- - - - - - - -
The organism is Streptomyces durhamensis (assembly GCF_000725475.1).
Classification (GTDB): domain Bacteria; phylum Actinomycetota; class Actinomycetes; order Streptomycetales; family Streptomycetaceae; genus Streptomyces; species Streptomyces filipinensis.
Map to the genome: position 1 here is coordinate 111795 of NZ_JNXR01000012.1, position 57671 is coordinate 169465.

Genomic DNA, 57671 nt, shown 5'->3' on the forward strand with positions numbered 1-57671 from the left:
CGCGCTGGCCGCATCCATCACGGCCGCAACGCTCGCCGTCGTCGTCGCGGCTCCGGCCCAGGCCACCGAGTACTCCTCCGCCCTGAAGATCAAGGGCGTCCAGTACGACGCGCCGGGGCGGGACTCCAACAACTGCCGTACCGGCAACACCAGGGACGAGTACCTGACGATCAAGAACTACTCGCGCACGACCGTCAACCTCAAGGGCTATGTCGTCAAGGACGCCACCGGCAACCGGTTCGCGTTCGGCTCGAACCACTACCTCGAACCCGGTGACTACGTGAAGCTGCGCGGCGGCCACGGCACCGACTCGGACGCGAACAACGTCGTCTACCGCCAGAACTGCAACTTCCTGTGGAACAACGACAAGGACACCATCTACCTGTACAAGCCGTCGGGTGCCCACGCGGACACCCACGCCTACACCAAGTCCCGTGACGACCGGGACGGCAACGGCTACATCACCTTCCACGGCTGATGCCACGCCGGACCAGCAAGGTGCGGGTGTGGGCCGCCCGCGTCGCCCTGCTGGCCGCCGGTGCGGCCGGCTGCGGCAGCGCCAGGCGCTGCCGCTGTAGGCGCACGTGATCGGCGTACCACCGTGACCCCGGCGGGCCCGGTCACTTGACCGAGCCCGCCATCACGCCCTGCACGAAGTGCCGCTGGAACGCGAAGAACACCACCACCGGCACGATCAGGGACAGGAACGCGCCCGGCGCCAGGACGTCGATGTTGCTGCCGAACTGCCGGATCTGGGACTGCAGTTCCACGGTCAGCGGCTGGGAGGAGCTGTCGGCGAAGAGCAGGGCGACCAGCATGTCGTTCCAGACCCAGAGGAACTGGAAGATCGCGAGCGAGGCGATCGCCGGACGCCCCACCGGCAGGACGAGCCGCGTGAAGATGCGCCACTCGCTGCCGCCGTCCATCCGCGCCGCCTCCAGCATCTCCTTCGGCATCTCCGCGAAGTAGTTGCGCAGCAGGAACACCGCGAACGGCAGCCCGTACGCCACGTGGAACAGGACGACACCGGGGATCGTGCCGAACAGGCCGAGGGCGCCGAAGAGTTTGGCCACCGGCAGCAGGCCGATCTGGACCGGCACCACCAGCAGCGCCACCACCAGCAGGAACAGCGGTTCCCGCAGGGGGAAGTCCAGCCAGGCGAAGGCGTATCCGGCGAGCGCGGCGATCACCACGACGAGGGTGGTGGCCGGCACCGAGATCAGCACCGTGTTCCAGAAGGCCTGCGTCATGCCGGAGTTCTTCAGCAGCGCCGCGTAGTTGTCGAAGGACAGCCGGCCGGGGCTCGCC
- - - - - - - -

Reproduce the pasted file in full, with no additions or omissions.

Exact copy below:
The organism is Streptomyces durhamensis (assembly GCF_000725475.1).
Classification (GTDB): domain Bacteria; phylum Actinomycetota; class Actinomycetes; order Streptomycetales; family Streptomycetaceae; genus Streptomyces; species Streptomyces filipinensis.
Map to the genome: position 1 here is coordinate 111795 of NZ_JNXR01000012.1, position 57671 is coordinate 169465.

Genomic DNA, 57671 nt, shown 5'->3' on the forward strand with positions numbered 1-57671 from the left:
CGCGCTGGCCGCATCCATCACGGCCGCAACGCTCGCCGTCGTCGTCGCGGCTCCGGCCCAGGCCACCGAGTACTCCTCCGCCCTGAAGATCAAGGGCGTCCAGTACGACGCGCCGGGGCGGGACTCCAACAACTGCCGTACCGGCAACACCAGGGACGAGTACCTGACGATCAAGAACTACTCGCGCACGACCGTCAACCTCAAGGGCTATGTCGTCAAGGACGCCACCGGCAACCGGTTCGCGTTCGGCTCGAACCACTACCTCGAACCCGGTGACTACGTGAAGCTGCGCGGCGGCCACGGCACCGACTCGGACGCGAACAACGTCGTCTACCGCCAGAACTGCAACTTCCTGTGGAACAACGACAAGGACACCATCTACCTGTACAAGCCGTCGGGTGCCCACGCGGACACCCACGCCTACACCAAGTCCCGTGACGACCGGGACGGCAACGGCTACATCACCTTCCACGGCTGATGCCACGCCGGACCAGCAAGGTGCGGGTGTGGGCCGCCCGCGTCGCCCTGCTGGCCGCCGGTGCGGCCGGCTGCGGCAGCGCCAGGCGCTGCCGCTGTAGGCGCACGTGATCGGCGTACCACCGTGACCCCGGCGGGCCCGGTCACTTGACCGAGCCCGCCATCACGCCCTGCACGAAGTGCCGCTGGAACGCGAAGAACACCACCACCGGCACGATCAGGGACAGGAACGCGCCCGGCGCCAGGACGTCGATGTTGCTGCCGAACTGCCGGATCTGGGACTGCAGTTCCACGGTCAGCGGCTGGGAGGAGCTGTCGGCGAAGAGCAGGGCGACCAGCATGTCGTTCCAGACCCAGAGGAACTGGAAGATCGCGAGCGAGGCGATCGCCGGACGCCCCACCGGCAGGACGAGCCGCGTGAAGATGCGCCACTCGCTGCCGCCGTCCATCCGCGCCGCCTCCAGCATCTCCTTCGGCATCTCCGCGAAGTAGTTGCGCAGCAGGAACACCGCGAACGGCAGCCCGTACGCCACGTGGAACAGGACGACACCGGGGATCGTGCCGAACAGGCCGAGGGCGCCGAAGAGTTTGGCCACCGGCAGCAGGCCGATCTGGACCGGCACCACCAGCAGCGCCACCACCAGCAGGAACAGCGGTTCCCGCAGGGGGAAGTCCAGCCAGGCGAAGGCGTATCCGGCGAGCGCGGCGATCACCACGACGAGGGTGGTGGCCGGCACCGAGATCAGCACCGTGTTCCAGAAGGCCTGCGTCATGCCGGAGTTCTTCAGCAGCGCCGCGTAGTTGTCGAAGGACAGCCGGCCGGGGCTCGCC